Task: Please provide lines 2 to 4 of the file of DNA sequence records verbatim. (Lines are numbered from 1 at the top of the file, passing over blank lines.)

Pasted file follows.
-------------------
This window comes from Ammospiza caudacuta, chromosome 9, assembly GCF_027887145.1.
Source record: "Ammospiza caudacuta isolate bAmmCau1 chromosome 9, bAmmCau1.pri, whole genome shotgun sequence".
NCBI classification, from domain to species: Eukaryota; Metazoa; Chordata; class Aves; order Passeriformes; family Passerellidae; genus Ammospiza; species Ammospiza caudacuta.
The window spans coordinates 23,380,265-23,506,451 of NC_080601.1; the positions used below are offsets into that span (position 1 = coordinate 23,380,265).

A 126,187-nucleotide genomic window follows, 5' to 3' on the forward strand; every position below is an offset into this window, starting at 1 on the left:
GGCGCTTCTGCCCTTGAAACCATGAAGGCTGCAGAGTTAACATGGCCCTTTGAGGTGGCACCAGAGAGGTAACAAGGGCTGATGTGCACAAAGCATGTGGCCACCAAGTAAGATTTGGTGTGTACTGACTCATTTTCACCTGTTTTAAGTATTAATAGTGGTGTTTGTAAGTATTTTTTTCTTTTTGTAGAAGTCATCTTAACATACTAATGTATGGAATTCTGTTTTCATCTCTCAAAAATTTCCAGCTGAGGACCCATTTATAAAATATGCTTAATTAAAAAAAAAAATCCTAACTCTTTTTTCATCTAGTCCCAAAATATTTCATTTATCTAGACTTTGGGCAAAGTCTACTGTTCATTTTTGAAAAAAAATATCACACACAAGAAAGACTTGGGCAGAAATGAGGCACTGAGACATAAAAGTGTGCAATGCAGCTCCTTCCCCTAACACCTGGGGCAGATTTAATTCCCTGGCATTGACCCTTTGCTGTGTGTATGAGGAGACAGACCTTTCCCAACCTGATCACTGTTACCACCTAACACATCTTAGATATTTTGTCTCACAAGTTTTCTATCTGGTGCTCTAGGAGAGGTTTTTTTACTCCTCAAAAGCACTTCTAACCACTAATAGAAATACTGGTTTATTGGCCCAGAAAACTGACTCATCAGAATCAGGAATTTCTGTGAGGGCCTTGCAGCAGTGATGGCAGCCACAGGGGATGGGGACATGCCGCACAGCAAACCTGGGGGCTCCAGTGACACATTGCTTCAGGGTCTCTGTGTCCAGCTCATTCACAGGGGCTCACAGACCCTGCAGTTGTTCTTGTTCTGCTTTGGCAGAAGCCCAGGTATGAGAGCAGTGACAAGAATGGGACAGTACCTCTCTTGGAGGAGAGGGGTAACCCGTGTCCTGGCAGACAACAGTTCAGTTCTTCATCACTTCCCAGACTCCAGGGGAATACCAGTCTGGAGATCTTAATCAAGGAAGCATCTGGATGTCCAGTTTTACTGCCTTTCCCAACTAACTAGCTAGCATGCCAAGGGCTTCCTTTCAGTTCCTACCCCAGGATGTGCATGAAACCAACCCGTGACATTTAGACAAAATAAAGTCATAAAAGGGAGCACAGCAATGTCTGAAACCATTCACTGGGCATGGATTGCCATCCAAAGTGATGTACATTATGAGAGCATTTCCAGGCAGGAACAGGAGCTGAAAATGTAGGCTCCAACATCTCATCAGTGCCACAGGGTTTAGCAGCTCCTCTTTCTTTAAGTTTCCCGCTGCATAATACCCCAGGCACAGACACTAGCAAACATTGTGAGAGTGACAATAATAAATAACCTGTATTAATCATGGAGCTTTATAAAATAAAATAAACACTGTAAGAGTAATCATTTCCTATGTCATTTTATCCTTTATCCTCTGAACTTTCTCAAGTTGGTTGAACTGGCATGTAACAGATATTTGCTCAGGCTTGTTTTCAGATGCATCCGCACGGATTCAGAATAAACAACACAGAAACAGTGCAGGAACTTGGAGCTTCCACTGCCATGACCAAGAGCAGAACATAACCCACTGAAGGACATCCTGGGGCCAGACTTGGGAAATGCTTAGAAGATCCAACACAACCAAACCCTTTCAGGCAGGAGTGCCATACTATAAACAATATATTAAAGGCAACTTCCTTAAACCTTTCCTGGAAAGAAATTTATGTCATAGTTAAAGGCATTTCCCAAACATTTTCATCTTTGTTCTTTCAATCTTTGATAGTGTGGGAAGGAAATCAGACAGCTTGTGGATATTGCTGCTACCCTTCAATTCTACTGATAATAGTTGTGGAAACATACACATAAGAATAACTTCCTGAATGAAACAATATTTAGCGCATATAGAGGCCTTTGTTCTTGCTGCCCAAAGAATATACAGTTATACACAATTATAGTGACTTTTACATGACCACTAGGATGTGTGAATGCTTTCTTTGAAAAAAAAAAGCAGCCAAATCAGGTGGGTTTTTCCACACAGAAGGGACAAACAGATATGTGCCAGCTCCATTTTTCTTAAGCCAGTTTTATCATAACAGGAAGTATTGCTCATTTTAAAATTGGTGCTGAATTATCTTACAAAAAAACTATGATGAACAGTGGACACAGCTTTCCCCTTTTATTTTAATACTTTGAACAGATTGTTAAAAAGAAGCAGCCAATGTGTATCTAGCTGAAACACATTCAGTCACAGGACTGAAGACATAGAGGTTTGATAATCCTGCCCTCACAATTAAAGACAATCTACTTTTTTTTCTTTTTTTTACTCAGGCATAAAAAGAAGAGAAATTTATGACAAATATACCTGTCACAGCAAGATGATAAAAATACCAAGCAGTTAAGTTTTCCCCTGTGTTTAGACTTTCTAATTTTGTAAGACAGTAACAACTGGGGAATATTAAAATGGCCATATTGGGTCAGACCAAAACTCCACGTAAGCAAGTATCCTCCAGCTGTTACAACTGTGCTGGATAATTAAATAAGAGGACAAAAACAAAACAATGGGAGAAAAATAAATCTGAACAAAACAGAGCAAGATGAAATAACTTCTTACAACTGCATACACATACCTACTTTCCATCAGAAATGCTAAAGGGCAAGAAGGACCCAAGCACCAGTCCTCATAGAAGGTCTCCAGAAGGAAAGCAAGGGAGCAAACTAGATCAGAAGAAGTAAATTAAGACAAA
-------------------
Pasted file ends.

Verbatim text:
Source record: "Ammospiza caudacuta isolate bAmmCau1 chromosome 9, bAmmCau1.pri, whole genome shotgun sequence".
NCBI classification, from domain to species: Eukaryota; Metazoa; Chordata; class Aves; order Passeriformes; family Passerellidae; genus Ammospiza; species Ammospiza caudacuta.
The window spans coordinates 23,380,265-23,506,451 of NC_080601.1; the positions used below are offsets into that span (position 1 = coordinate 23,380,265).